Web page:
Ultra-wealthy families who take advantage of the historically high estate and gift tax exclusions included in the Tax Cuts and Jobs Act (TCJA) have received welcomed news from the IRS. Taxpayers who rely on the very generous but temporary provisions of the new law to make gifts during tax years 2018 through 2025 will not lose the tax benefits of those gifts when the exemption reverts to its pre-TCJA level in 2026.
The TCJA doubled the amount that individual taxpayers may transfer to heirs during life or at death without incurring federal estate or gift taxes from $5.48 million in 2017 to $11.2 million in 2018. For 2020, the exemption is $11.58 million for individuals or $23.6 million for married couples filing joint returns. However, because the law also calls for these higher thresholds to sunset in 2026, taxpayers were left to wonder if their estates would be subject to IRS clawbacks of gifts made before 2026 should they die after 2025.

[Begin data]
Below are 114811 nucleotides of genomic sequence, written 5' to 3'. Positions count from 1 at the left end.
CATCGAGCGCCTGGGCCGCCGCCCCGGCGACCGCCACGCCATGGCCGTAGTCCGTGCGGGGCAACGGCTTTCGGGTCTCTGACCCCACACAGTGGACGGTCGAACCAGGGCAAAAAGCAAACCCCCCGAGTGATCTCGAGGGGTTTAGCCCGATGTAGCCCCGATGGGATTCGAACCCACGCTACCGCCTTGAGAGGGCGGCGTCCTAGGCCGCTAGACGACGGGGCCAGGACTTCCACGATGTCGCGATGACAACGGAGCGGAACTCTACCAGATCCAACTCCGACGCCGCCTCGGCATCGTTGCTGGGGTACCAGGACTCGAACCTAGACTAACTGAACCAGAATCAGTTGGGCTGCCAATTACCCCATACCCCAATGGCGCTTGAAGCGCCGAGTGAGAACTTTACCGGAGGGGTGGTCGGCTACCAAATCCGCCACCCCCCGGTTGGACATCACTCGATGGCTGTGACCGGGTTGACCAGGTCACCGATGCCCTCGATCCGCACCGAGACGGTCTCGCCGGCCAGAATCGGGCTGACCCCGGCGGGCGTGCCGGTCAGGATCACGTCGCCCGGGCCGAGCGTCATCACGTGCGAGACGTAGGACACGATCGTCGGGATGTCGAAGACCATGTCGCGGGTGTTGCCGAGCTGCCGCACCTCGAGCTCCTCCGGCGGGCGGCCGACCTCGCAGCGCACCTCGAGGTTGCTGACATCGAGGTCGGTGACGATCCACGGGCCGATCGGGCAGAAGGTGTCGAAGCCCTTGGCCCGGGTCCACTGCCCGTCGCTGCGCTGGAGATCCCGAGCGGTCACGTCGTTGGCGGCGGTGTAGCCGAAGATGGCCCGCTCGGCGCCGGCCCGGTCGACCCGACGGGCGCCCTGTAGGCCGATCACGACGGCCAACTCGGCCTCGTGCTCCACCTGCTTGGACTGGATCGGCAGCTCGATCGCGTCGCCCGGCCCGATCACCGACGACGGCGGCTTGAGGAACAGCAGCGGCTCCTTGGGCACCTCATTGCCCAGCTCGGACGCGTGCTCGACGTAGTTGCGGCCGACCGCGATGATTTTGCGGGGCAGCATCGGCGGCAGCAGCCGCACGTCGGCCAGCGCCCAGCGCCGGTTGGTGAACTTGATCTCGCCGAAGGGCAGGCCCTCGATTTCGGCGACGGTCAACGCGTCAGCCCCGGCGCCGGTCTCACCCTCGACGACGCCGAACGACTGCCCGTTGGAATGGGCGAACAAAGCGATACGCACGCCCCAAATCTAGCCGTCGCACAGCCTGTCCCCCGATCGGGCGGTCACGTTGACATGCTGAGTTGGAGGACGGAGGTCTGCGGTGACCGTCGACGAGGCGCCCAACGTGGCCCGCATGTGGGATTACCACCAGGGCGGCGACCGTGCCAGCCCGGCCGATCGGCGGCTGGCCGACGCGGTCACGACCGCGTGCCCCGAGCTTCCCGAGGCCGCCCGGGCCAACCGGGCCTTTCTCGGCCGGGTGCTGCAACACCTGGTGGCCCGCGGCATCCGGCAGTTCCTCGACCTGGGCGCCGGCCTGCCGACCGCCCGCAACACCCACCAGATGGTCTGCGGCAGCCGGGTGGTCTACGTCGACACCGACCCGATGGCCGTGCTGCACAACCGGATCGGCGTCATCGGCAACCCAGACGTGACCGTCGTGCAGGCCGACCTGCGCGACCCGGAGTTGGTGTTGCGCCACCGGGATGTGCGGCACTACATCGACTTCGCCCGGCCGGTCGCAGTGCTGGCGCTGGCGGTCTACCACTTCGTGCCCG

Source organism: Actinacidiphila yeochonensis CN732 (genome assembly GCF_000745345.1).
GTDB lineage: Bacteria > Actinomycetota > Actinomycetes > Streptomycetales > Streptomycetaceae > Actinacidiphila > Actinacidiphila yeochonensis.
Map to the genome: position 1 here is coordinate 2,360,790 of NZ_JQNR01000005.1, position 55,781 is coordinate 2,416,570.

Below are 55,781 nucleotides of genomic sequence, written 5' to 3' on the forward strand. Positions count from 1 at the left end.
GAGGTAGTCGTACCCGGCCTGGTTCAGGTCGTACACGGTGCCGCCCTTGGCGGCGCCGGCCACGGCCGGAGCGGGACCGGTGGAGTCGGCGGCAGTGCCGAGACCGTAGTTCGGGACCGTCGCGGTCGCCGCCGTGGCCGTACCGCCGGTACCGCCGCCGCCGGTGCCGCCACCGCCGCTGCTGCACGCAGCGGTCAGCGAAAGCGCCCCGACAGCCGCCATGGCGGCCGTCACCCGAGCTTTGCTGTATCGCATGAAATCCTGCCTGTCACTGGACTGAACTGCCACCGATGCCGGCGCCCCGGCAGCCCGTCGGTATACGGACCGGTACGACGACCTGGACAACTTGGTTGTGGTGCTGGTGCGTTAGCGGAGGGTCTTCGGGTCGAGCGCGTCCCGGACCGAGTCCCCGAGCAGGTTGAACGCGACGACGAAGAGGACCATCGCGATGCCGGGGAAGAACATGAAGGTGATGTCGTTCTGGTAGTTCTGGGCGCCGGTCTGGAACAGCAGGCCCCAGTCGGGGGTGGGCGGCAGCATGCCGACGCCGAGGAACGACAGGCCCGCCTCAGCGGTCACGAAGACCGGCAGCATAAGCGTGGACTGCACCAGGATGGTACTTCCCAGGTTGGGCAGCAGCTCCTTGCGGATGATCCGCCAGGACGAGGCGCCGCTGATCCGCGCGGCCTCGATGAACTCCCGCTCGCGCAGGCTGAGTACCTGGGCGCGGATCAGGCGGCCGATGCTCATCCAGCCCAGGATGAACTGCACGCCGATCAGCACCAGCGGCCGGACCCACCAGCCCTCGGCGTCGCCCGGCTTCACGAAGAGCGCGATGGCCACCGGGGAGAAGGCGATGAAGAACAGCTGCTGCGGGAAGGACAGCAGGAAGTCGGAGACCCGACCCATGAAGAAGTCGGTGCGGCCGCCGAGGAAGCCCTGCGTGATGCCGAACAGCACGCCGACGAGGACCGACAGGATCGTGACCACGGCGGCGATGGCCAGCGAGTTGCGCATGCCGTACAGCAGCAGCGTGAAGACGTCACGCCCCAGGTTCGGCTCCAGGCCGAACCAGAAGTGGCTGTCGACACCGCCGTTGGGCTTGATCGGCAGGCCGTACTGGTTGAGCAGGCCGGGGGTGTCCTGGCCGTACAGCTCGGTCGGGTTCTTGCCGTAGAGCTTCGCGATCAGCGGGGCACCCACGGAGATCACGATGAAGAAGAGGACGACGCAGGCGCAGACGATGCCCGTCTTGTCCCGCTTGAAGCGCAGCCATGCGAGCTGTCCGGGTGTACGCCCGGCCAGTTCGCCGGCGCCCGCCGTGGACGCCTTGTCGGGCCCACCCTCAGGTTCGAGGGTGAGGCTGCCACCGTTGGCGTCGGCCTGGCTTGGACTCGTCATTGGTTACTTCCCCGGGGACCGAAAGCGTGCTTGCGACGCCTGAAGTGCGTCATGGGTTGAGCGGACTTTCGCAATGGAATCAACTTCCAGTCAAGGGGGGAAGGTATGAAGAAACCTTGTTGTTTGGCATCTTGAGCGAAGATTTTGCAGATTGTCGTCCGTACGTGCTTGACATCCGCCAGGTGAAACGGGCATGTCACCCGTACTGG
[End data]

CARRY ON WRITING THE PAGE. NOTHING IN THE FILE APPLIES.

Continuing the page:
In issuing its final regulations, the IRS clarifies that the higher exemption amount is a “use it or lose it” benefit that applies only to decedents who make actual gifts between 2018 and 2025. For example, a gift of $9 million a taxpayer made in 2018 (when the exemption was $11.2 million), would continue to be exempt from tax if the taxpayers passes away in 2026 or later, when the higher exemption amount no longer applies. In other words, you may make a gift of as much as $11.58 million in 2020 and avoid exposure to lifetime gift tax or having that amount included in your taxable estate upon death, whenever that occurs. By the same token, taxpayers who make large gifts today will continue to receive the tax benefits of the higher exclusion amount even if the political winds blow and a new administration changes existing tax laws.
About the Author: Eric P. Zeitlin is managing director of Provenance Wealth Advisors, an Independent Registered Investment Advisor affiliated with Berkowitz Pollack Brant Advisors + CPAs, and a registered representative with Raymond James Financial Services. For more information, call (954) 712-8888 or email firstname.lastname@example.org.
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